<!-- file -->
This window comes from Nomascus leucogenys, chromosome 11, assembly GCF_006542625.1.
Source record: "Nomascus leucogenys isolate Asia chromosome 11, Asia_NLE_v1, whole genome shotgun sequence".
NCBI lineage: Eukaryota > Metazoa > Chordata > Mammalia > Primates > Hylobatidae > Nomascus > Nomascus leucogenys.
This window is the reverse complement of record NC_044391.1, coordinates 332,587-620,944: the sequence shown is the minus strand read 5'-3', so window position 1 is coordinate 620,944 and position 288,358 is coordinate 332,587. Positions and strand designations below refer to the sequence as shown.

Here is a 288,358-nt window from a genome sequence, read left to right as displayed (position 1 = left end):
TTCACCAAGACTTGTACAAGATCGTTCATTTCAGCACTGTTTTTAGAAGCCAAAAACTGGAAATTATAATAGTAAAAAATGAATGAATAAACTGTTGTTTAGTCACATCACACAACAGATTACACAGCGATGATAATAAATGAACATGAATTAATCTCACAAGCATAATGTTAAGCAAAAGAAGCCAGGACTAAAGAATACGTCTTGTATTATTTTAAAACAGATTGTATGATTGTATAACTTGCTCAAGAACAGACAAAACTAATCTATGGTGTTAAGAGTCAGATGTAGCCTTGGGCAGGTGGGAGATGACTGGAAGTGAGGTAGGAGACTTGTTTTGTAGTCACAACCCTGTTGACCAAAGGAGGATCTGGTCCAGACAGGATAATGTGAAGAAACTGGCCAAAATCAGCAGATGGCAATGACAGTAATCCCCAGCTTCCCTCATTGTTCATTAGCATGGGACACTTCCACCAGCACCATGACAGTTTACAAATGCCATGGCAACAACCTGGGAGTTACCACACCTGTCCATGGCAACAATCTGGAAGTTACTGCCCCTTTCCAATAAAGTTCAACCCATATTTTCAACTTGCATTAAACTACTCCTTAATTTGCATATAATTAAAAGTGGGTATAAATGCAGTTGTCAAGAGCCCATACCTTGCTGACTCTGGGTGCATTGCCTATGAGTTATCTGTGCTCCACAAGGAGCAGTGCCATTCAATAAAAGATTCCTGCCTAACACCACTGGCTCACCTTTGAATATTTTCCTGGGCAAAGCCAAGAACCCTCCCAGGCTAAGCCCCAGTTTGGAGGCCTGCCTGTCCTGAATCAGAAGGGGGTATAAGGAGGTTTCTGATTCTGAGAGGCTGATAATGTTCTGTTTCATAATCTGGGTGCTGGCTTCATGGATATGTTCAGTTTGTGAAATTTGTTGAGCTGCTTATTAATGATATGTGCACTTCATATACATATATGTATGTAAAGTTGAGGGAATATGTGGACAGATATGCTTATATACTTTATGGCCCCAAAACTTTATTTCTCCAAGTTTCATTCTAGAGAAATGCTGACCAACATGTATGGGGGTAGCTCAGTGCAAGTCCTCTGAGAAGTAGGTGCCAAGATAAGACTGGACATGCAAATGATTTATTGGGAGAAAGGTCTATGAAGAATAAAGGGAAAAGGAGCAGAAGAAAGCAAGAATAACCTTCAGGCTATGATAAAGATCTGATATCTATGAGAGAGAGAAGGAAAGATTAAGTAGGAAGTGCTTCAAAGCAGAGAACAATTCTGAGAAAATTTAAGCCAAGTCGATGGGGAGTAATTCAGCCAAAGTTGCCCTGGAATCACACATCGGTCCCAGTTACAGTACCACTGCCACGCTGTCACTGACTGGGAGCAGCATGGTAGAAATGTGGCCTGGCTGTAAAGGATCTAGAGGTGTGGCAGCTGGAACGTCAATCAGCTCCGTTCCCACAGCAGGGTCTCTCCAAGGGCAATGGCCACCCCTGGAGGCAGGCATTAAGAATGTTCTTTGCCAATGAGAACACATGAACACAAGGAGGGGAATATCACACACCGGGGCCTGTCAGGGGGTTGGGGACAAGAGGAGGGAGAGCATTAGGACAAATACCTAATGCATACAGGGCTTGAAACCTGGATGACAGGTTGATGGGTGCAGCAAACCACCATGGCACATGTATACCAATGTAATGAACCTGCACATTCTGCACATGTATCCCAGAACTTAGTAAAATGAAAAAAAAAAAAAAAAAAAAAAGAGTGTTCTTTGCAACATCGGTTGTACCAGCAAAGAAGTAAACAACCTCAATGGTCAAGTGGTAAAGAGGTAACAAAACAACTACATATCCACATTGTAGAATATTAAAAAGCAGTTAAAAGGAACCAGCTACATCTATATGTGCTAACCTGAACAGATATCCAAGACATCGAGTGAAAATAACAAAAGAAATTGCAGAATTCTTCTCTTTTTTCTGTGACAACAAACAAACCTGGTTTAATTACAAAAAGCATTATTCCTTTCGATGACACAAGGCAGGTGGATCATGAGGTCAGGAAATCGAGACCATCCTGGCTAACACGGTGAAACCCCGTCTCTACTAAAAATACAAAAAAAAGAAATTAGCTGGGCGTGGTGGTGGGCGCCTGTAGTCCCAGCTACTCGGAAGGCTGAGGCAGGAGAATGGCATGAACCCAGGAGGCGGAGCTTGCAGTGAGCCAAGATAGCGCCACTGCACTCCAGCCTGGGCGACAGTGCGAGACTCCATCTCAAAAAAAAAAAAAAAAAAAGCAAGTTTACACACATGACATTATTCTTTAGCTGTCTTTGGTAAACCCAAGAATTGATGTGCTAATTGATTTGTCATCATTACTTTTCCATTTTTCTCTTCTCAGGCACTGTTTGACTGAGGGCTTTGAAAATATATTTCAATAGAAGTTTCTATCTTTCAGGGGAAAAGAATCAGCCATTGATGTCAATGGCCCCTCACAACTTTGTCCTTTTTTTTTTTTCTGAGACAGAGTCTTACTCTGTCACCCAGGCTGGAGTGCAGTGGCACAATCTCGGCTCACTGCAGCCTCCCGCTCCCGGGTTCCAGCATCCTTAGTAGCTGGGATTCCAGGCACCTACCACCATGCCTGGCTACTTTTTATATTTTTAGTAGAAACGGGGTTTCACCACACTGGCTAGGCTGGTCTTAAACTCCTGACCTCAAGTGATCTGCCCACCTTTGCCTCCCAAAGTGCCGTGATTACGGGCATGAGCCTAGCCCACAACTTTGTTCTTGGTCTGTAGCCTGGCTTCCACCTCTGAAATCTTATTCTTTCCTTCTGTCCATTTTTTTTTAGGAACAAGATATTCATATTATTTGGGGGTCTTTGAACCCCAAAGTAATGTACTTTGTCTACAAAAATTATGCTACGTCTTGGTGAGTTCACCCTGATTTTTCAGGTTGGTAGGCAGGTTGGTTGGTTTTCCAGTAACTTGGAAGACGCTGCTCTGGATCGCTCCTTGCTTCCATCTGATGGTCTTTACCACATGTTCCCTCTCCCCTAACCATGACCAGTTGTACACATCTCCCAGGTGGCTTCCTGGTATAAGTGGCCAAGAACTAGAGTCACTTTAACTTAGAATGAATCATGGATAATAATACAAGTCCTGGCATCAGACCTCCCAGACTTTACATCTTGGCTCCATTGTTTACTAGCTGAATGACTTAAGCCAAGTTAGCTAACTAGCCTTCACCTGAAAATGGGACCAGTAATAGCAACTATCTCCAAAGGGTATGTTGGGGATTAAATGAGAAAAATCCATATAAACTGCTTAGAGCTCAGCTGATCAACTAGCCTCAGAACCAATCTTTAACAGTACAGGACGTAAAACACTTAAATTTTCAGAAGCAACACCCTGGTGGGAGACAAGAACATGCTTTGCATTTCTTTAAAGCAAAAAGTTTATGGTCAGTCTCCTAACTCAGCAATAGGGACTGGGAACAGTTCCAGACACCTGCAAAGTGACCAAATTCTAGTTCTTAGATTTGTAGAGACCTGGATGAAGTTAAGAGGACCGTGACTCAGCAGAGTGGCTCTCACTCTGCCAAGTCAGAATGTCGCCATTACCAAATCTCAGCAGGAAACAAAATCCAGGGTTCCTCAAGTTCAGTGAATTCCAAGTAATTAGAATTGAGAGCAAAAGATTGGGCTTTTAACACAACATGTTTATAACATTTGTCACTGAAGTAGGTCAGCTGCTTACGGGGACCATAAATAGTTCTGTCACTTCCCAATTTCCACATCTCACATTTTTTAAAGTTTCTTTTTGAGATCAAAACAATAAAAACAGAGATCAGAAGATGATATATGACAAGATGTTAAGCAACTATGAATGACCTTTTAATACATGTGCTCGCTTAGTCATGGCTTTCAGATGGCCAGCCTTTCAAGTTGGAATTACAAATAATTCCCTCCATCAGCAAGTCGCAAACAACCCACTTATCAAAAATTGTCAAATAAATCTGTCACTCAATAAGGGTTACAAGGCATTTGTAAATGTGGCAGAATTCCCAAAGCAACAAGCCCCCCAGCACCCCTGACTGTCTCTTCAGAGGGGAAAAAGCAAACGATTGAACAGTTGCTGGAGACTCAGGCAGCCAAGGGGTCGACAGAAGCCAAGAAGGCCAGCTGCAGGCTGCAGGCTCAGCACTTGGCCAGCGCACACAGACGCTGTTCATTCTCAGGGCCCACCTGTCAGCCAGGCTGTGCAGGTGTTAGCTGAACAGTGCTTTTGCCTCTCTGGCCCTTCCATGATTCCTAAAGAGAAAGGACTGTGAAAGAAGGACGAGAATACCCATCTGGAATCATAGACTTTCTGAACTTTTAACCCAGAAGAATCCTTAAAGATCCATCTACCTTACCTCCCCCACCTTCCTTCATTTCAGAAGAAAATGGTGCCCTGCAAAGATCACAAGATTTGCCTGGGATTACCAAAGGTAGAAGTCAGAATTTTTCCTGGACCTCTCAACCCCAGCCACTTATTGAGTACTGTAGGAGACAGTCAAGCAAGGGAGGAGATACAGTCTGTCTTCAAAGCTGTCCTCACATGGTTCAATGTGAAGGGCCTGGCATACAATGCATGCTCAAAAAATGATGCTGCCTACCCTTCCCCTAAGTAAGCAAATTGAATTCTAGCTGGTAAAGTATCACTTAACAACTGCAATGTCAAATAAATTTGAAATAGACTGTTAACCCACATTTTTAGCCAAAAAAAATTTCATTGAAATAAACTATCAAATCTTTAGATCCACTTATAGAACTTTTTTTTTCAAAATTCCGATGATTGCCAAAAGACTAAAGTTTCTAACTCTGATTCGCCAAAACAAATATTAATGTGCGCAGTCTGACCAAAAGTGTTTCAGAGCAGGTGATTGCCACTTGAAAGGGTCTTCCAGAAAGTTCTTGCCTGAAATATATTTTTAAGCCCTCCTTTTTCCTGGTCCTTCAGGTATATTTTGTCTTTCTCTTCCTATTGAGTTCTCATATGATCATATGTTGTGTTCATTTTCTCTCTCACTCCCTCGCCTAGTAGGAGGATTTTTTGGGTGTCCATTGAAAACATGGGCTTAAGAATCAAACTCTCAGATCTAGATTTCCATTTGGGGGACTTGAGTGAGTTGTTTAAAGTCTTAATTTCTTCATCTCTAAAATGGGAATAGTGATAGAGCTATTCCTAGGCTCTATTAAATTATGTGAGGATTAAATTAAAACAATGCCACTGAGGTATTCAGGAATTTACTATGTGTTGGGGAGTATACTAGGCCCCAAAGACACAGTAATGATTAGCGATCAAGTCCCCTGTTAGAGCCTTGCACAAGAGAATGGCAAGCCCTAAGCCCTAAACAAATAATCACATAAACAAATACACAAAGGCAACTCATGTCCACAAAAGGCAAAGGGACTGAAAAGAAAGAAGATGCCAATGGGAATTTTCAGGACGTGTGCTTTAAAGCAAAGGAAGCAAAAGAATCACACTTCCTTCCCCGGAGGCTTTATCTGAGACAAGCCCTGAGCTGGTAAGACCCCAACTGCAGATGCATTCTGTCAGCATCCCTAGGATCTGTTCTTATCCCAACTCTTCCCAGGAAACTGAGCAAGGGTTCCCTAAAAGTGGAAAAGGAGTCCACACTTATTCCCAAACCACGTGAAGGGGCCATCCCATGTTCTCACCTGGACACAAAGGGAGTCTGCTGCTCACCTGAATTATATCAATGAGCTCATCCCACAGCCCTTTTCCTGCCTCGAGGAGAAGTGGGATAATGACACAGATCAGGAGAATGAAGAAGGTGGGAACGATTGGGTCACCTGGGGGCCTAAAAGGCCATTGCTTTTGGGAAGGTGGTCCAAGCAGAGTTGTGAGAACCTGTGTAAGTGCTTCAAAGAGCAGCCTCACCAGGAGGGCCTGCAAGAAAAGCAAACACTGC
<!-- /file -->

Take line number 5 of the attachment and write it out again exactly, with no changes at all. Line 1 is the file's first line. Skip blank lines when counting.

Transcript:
Here is a 288,358-nt window from a genome sequence, read left to right as displayed (position 1 = left end):